This year’s Oklahoma Science Education Act, for example, would have implicitly endorsed educating students on both “the scientific strengths and scientific weaknesses of existing scientific theories,” even though the scientific consensus around manmade climate change is overwhelming. The bill died in committee. In other states, legislators have introduced bills to roll back science standards that discuss climate change, teach alternatives to the topic and make it easier for members of the public to challenge classroom materials they find objectionable.
“Every year we have to fight one or two bills,” Lau said. But she added that even here in Oklahoma there’s a growing hunger for accurate information on climate change: “I don’t get the resistance I got at the beginning of my career because it’s getting harder and harder to deny.”
Wearing a jean jacket with an “I teach climate change” button, Lau walked her students through the first day of her two-day lesson. She dimmed the lights for a video that used a discussion of sports doping to explain the probability aspects of climate change. Steroids can make it easier for players to hit home runs, the video explained. But it’s impossible to know if any single home run is due to doping, so to assess the effects of the drugs one has to observe a player’s performance over time. Same with climate change: Some extreme weather events occur regardless of whether humans are pumping extra carbon into the atmosphere. Scientists can determine if these emissions are affecting the climate only by following patterns over time.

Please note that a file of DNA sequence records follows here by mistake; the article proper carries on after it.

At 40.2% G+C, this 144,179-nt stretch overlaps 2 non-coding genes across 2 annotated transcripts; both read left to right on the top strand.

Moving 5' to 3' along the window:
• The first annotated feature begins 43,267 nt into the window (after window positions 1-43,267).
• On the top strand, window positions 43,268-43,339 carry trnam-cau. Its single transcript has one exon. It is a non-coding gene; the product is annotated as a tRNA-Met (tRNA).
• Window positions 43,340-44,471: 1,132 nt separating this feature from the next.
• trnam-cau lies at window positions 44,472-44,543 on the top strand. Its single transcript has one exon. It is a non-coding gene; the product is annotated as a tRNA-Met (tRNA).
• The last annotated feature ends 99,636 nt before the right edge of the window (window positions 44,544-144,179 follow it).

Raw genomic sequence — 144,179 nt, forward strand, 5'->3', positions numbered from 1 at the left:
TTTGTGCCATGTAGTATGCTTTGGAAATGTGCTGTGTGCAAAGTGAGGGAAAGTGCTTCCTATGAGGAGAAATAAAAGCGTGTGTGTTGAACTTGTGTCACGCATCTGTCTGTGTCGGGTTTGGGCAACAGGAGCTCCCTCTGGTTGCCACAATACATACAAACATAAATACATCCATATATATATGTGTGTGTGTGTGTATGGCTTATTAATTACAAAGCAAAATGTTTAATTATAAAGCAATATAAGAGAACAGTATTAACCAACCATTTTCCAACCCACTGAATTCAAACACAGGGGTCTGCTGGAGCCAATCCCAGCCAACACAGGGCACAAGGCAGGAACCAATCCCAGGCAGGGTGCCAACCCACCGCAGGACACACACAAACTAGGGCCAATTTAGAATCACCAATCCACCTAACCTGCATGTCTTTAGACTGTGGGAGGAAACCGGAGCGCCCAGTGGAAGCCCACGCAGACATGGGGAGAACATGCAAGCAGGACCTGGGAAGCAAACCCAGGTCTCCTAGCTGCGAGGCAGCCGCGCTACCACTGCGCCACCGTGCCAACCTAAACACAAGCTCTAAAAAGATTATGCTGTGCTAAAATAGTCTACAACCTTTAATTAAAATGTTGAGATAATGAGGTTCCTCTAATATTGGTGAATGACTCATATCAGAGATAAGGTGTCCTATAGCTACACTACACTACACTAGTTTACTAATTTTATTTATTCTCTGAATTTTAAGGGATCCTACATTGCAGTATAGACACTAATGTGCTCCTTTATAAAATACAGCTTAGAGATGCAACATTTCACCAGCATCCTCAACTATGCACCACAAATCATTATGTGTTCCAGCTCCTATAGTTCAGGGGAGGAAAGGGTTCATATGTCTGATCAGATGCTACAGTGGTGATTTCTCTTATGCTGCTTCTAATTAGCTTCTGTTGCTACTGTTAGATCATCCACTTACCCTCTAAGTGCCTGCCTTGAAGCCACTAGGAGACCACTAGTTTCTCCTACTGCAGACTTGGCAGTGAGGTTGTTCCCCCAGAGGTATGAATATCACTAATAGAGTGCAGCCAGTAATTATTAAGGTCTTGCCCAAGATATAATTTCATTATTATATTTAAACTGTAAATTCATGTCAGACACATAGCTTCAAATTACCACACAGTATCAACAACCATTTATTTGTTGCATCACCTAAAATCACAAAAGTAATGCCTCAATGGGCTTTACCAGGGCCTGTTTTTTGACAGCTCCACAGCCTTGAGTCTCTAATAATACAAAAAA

To collect their own data on how probability affects extreme weather, Lau handed out dice, some “loaded” with extra sixes indicating extra carbon. The students then sent the dice clattering again and again across tables to test the extent to which the extra carbon contributed over time to high tallies, which indicated extreme weather events. With the end-of-class bell about to ring, Lau put up a photograph on her smartboard of sea ice and an eroding coastline from her trip to Alaska the year prior.
As they scooted out of the classroom, a few of the sixth graders said this was the first they’d heard of climate change. Others said they knew a little about it. “The greenhouse gas gets trapped in our atmosphere and it’s melting ice caps,” explained Jewel Horn, who said she’d learned about the topic previously in science class. She said she didn’t worry or talk about the topic much: “It’s not that big of a problem unless we do nothing.”
In teaching about climate change, Lau says she is fortunate to have support from her administration. She has also learned how to choose her words carefully, especially given that so many people in the state (including members of her family) earn a living from carbon-intensive industries such as farming and oil and gas. “I tell my students, just because your parents are currently working for Devon or Chesapeake, what they are doing every day is not bad and evil,” she said, mentioning two of the big Oklahoma-based energy companies. “It’s just that overall we need to start looking for other directions.”